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J Pharmacol Sci. 2005 Jan;97(1):20-4. Epub 2005 Jan 15.

Physiology and pathophysiology of proteinase-activated receptors (PARs): PARs in the respiratory system: cellular signaling and physiological/pathological roles.

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Division of Physiology and Pathophysiology, School of Pharmaceutical Sciences, Kinki University, Higashi-Osaka, Japan.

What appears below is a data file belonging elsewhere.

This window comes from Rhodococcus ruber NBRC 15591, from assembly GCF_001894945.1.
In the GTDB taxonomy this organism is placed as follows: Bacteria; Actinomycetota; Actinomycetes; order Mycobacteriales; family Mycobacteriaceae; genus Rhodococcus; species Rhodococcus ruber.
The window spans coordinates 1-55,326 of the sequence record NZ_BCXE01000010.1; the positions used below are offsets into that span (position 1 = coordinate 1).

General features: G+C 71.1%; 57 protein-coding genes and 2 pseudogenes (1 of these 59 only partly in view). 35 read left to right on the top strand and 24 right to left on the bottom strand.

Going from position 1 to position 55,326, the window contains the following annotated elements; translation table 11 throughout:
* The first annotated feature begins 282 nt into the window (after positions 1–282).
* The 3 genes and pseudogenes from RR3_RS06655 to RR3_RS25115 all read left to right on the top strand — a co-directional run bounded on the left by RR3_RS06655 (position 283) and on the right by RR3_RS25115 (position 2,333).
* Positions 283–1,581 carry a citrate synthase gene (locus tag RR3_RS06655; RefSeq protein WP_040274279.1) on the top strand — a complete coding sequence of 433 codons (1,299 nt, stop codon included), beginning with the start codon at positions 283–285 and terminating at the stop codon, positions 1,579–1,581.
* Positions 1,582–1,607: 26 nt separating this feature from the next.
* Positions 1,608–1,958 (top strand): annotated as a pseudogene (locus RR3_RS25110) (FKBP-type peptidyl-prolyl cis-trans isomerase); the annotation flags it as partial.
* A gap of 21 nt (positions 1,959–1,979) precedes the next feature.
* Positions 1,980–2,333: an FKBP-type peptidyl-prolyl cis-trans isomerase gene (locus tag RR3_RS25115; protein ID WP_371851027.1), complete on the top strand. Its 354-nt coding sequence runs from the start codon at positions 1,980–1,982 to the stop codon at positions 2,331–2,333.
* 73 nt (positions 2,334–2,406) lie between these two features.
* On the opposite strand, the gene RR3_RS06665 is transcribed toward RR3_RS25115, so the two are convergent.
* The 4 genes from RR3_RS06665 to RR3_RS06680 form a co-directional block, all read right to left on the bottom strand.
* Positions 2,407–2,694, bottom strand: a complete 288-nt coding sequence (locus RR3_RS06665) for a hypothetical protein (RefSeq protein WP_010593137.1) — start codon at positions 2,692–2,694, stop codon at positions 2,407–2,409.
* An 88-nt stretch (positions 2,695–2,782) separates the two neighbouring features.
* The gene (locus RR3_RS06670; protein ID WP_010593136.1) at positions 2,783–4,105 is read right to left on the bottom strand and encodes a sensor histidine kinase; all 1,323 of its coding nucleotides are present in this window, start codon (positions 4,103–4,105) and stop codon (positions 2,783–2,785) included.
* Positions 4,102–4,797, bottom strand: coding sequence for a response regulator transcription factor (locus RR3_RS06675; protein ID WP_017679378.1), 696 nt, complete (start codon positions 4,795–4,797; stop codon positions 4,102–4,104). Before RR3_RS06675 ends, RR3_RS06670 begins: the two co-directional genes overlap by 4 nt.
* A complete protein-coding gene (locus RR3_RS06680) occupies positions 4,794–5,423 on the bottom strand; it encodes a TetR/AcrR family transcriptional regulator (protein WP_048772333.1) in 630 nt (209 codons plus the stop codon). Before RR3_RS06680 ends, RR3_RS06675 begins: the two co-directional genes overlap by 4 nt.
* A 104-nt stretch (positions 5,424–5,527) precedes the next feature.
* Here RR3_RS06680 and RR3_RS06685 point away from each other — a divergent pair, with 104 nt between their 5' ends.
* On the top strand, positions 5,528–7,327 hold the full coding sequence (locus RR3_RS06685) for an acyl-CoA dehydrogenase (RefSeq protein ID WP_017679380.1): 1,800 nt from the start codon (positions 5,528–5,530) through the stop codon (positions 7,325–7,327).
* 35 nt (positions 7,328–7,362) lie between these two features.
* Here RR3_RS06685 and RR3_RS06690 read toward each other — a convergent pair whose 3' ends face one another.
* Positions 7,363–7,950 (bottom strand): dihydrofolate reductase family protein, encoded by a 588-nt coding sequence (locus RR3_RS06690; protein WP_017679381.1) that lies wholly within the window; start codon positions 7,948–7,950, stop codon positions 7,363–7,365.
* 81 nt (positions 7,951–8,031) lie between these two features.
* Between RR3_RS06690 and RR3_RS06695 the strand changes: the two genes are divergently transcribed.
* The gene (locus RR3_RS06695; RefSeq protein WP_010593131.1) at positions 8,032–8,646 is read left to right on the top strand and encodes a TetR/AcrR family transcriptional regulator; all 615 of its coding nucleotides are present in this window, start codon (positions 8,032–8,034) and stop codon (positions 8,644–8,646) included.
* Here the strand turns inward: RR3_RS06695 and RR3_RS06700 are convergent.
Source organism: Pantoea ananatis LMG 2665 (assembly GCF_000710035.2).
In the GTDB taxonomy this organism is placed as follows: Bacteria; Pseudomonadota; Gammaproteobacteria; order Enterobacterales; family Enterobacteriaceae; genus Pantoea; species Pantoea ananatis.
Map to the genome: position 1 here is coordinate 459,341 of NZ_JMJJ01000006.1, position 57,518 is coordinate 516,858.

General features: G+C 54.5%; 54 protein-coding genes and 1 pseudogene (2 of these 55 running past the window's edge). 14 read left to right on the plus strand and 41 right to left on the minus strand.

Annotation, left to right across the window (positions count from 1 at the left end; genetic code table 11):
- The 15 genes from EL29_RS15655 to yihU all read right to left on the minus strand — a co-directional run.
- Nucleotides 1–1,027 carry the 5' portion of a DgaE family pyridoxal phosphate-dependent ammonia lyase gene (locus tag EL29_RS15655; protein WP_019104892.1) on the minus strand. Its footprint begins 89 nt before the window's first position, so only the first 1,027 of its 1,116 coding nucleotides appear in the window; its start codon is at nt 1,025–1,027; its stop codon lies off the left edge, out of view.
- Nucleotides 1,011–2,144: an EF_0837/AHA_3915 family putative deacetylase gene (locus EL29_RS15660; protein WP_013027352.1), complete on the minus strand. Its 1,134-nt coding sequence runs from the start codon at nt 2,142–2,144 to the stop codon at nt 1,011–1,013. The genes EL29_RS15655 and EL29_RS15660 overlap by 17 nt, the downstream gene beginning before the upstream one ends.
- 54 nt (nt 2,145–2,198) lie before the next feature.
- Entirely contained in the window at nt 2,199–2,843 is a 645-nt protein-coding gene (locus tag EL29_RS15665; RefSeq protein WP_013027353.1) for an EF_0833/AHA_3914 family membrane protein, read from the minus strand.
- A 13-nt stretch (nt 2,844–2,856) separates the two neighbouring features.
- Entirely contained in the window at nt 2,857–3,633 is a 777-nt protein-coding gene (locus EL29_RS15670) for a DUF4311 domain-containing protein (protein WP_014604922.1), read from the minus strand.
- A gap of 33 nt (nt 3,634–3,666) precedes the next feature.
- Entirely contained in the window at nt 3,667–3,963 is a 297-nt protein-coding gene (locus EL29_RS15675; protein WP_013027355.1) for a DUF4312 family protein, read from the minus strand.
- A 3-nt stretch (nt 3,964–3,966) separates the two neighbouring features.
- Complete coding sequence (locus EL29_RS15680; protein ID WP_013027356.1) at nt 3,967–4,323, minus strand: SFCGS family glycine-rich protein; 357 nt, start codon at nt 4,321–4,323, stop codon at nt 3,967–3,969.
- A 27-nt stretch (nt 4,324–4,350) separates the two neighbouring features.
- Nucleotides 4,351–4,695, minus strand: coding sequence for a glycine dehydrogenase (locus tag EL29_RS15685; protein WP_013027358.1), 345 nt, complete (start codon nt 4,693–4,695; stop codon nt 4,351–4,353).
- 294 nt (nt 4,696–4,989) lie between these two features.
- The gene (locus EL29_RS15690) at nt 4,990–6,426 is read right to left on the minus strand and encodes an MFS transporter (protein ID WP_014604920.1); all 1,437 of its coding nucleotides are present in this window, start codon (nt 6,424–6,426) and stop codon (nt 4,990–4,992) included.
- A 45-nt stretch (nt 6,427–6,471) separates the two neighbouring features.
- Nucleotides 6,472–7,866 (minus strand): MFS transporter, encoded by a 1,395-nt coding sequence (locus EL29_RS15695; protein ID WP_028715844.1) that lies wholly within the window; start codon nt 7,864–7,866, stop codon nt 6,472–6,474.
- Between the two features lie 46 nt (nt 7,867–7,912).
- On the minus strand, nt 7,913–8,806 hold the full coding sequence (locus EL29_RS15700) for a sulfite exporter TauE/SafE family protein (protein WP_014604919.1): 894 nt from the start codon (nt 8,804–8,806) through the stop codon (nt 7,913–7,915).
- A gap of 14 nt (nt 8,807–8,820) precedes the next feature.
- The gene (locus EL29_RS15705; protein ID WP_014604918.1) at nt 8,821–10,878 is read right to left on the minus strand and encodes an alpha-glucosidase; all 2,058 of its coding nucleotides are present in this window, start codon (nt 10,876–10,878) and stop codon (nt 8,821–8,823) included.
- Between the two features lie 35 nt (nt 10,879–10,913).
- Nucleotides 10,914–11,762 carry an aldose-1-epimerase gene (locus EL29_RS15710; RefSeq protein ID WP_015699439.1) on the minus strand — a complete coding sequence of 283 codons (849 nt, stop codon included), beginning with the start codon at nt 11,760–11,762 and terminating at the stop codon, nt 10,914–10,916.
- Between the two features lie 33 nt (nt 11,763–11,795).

Proteinase-activated receptors (PARs), a family of G protein-coupled receptors, are widely distributed in the mammalian body, playing a variety of physiological/pathophysiological roles. In the respiratory systems, PARs, particularly PAR-2 and PAR-1, are expressed in the epithelial and smooth muscle cells. In addition to the G(q/11)-mediated activation of the phospholipase C beta pathway, epithelial PAR activation causes prompt and/or delayed prostanoid formation, leading to airway smooth muscle relaxation and/or modulation of an inflammatory process. PAR-2 present in the epithelium and smooth muscle is considered primarily pro-inflammatory in the respiratory system, although PAR-2 may also be anti-inflammatory under certain conditions. In the lung epithelial cells, PAR-2 can also be activated by exogenous proteinases including house dust mite allergens, in addition to various possible endogenous agonist proteinases. Clinical evidence also suggests possible involvement of PARs, particularly PAR-2, in respiratory diseases. PARs thus appear to play critical roles in the respiratory systems, and the agonists/antagonists for PARs may serve as the novel therapeutic strategy for treatment of certain respiratory diseases including asthma.

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